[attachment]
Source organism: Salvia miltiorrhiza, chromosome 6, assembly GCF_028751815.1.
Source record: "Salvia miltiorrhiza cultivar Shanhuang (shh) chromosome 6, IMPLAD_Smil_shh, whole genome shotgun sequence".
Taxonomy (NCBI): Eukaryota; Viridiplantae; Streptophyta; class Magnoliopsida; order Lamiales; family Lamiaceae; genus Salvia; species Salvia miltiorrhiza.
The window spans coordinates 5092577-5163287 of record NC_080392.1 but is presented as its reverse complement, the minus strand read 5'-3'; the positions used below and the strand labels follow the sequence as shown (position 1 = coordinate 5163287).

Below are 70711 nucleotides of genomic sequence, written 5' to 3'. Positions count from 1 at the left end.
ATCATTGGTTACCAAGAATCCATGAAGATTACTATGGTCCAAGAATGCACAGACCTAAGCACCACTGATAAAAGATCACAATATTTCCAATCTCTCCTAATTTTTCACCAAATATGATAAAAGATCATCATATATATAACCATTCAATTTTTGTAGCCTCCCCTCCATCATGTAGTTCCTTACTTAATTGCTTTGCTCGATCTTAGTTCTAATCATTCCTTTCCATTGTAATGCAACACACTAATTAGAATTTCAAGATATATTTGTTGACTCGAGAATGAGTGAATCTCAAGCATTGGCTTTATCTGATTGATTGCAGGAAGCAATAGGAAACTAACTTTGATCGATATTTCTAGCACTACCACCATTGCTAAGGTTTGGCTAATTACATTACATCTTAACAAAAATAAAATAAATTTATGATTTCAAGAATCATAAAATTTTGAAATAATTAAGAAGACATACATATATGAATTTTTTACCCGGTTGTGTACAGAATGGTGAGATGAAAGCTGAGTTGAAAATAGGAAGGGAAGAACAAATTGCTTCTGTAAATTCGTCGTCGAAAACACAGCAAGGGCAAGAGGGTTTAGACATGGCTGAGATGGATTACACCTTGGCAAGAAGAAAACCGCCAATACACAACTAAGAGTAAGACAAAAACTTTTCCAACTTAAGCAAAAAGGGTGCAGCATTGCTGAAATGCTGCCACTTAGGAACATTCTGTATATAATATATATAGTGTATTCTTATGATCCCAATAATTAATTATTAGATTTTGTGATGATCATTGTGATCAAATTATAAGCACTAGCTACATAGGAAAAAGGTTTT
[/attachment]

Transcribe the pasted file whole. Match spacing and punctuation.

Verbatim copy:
Source organism: Salvia miltiorrhiza, chromosome 6, assembly GCF_028751815.1.
Source record: "Salvia miltiorrhiza cultivar Shanhuang (shh) chromosome 6, IMPLAD_Smil_shh, whole genome shotgun sequence".
Taxonomy (NCBI): Eukaryota; Viridiplantae; Streptophyta; class Magnoliopsida; order Lamiales; family Lamiaceae; genus Salvia; species Salvia miltiorrhiza.
The window spans coordinates 5092577-5163287 of record NC_080392.1 but is presented as its reverse complement, the minus strand read 5'-3'; the positions used below and the strand labels follow the sequence as shown (position 1 = coordinate 5163287).

Below are 70711 nucleotides of genomic sequence, written 5' to 3'. Positions count from 1 at the left end.
ATCATTGGTTACCAAGAATCCATGAAGATTACTATGGTCCAAGAATGCACAGACCTAAGCACCACTGATAAAAGATCACAATATTTCCAATCTCTCCTAATTTTTCACCAAATATGATAAAAGATCATCATATATATAACCATTCAATTTTTGTAGCCTCCCCTCCATCATGTAGTTCCTTACTTAATTGCTTTGCTCGATCTTAGTTCTAATCATTCCTTTCCATTGTAATGCAACACACTAATTAGAATTTCAAGATATATTTGTTGACTCGAGAATGAGTGAATCTCAAGCATTGGCTTTATCTGATTGATTGCAGGAAGCAATAGGAAACTAACTTTGATCGATATTTCTAGCACTACCACCATTGCTAAGGTTTGGCTAATTACATTACATCTTAACAAAAATAAAATAAATTTATGATTTCAAGAATCATAAAATTTTGAAATAATTAAGAAGACATACATATATGAATTTTTTACCCGGTTGTGTACAGAATGGTGAGATGAAAGCTGAGTTGAAAATAGGAAGGGAAGAACAAATTGCTTCTGTAAATTCGTCGTCGAAAACACAGCAAGGGCAAGAGGGTTTAGACATGGCTGAGATGGATTACACCTTGGCAAGAAGAAAACCGCCAATACACAACTAAGAGTAAGACAAAAACTTTTCCAACTTAAGCAAAAAGGGTGCAGCATTGCTGAAATGCTGCCACTTAGGAACATTCTGTATATAATATATATAGTGTATTCTTATGATCCCAATAATTAATTATTAGATTTTGTGATGATCATTGTGATCAAATTATAAGCACTAGCTACATAGGAAAAAGGTTTT